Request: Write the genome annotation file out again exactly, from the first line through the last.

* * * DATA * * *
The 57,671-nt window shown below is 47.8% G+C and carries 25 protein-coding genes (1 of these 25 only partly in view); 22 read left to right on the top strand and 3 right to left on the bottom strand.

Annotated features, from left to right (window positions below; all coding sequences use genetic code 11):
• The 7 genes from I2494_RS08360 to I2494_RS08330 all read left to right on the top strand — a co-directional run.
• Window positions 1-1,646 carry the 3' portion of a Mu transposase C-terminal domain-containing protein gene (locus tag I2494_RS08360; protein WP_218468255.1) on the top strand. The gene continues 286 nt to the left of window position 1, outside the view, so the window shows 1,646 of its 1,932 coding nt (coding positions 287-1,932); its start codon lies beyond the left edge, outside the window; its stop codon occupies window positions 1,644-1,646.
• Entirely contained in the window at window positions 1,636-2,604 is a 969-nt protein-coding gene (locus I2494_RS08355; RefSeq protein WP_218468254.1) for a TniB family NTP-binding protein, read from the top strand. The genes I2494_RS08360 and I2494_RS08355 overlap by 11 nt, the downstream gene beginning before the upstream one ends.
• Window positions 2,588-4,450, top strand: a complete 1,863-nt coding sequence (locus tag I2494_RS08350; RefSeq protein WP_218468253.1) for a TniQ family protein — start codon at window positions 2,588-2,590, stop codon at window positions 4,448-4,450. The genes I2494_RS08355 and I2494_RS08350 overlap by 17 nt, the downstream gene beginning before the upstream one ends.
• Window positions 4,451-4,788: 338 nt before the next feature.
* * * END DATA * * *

The 57,671-nt window shown below is 47.8% G+C and carries 25 protein-coding genes (1 of these 25 only partly in view); 22 read left to right on the top strand and 3 right to left on the bottom strand.

Annotated features, from left to right (window positions below; all coding sequences use genetic code 11):
• The 7 genes from I2494_RS08360 to I2494_RS08330 all read left to right on the top strand — a co-directional run.
• Window positions 1-1,646 carry the 3' portion of a Mu transposase C-terminal domain-containing protein gene (locus tag I2494_RS08360; protein WP_218468255.1) on the top strand. The gene continues 286 nt to the left of window position 1, outside the view, so the window shows 1,646 of its 1,932 coding nt (coding positions 287-1,932); its start codon lies beyond the left edge, outside the window; its stop codon occupies window positions 1,644-1,646.
• Entirely contained in the window at window positions 1,636-2,604 is a 969-nt protein-coding gene (locus I2494_RS08355; RefSeq protein WP_218468254.1) for a TniB family NTP-binding protein, read from the top strand. The genes I2494_RS08360 and I2494_RS08355 overlap by 11 nt, the downstream gene beginning before the upstream one ends.
• Window positions 2,588-4,450, top strand: a complete 1,863-nt coding sequence (locus tag I2494_RS08350; RefSeq protein WP_218468253.1) for a TniQ family protein — start codon at window positions 2,588-2,590, stop codon at window positions 4,448-4,450. The genes I2494_RS08355 and I2494_RS08350 overlap by 17 nt, the downstream gene beginning before the upstream one ends.
• Window positions 4,451-4,788: 338 nt before the next feature.